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In this Email Update:
House attempts to restore state funding to essential programs, services
While the legislature and the governor are in agreement on 70 percent of the state budget package, in June the governor chose to veto the entire state budget – an unprecedented move by any governor in recent history.
On Tuesday, the House of Representatives convened to override the governor’s state budget veto to restore funding for areas where there is agreement between Republicans and Democrats.
In order to override the governor’s veto, a two-thirds majority is required. Despite strong support to fund these essential state programs by vote of 115-83, the effort failed to achieve the required 135 votes. All Republicans voted to restore the funding, but no Democrats were willing to join them.
During a telephone town hall event earlier this month with over 4,700 local individuals, Berks and Schuylkill County residents sounded off on the budget debate. Forty-nine percent of the participants wanted the House to try and override the governor’s budget veto, 25 percent wanted the House and Senate to negotiate a compromise with the governor, 13 percent preferred the governor’s budget and tax increases, and 13 percent were undecided.
The telephone town hall event also found that only nine percent of participants support the governor’s entire veto of the state budget. However, 46 percent of participants said the governor should have signed the House and Senate-passed budget plan, while 45 percent of participants believe the governor should have only vetoed areas in the budget where he disagreed.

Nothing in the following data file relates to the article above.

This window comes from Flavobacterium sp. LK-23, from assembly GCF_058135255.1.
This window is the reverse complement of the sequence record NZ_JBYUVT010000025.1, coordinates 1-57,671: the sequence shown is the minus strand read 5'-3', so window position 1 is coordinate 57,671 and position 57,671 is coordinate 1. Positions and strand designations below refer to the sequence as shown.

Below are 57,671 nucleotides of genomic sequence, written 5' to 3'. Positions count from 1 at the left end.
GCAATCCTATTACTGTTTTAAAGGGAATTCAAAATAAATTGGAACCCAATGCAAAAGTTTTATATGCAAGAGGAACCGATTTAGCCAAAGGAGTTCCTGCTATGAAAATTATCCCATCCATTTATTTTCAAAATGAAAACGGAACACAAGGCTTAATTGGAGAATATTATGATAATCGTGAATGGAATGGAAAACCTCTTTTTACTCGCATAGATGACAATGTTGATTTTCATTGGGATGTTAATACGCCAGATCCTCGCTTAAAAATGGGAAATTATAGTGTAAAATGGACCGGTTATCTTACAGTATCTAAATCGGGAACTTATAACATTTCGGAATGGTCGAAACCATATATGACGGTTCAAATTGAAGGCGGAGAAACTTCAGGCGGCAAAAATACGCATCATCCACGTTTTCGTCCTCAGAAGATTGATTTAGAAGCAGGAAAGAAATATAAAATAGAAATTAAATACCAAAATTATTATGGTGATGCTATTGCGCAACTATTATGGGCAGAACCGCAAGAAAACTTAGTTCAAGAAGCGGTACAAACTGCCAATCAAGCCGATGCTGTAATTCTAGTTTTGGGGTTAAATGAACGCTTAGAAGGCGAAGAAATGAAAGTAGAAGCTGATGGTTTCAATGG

Here are several statements from local Representatives following Tuesday’s session:
“Rape crisis and domestic violence centers, cancer screening services, and PHEAA grants to students are just a few of the critical services that are being limited and in some cases eliminated to the people in our communities. They cannot provide these services without state funding. For that reason, I voted to override the governor’s veto to get these needed dollars to those entities.
“I hope the governor realizes the mess he’s made with his full-budget veto. The General Assembly handed him a balanced budget in June and he decided to veto the whole thing. He even made comments at that time questioning why an on-time state budget was a major priority. We are in this mess today solely due to his decision to veto the full budget. This isn’t a political science experiment; this is real people we are talking about and real situations vulnerable people depend on us to address.”
“I don't understand how Harrisburg Republicans can claim to be negotiating a state budget in good faith with Governor Wolf when they continue to play these games. Today's charade in Harrisburg by the Republican politicians proves that Harrisburg is severely broken and we need sweeping changes to avoid D.C. like gridlock. Unfortunately, the Republicans in the House of Representatives decided the best way forward is to put politics before the needs of the citizens of the Commonwealth. In almost 40 years, I've never seen it this bad in Harrisburg.
“I believe Harrisburg Republicans should give Governor Wolf a fair opportunity to carry out his agenda since he did win election by over 10%. Moreover, Governor Wolf's budget is a huge win for the citizens of Reading. Governor Wolf's budget would eliminate property taxes for most citizens of Reading and would significantly increase state funding for the Reading School District. I stand ready to vote for a state budget that will help move Reading forward.”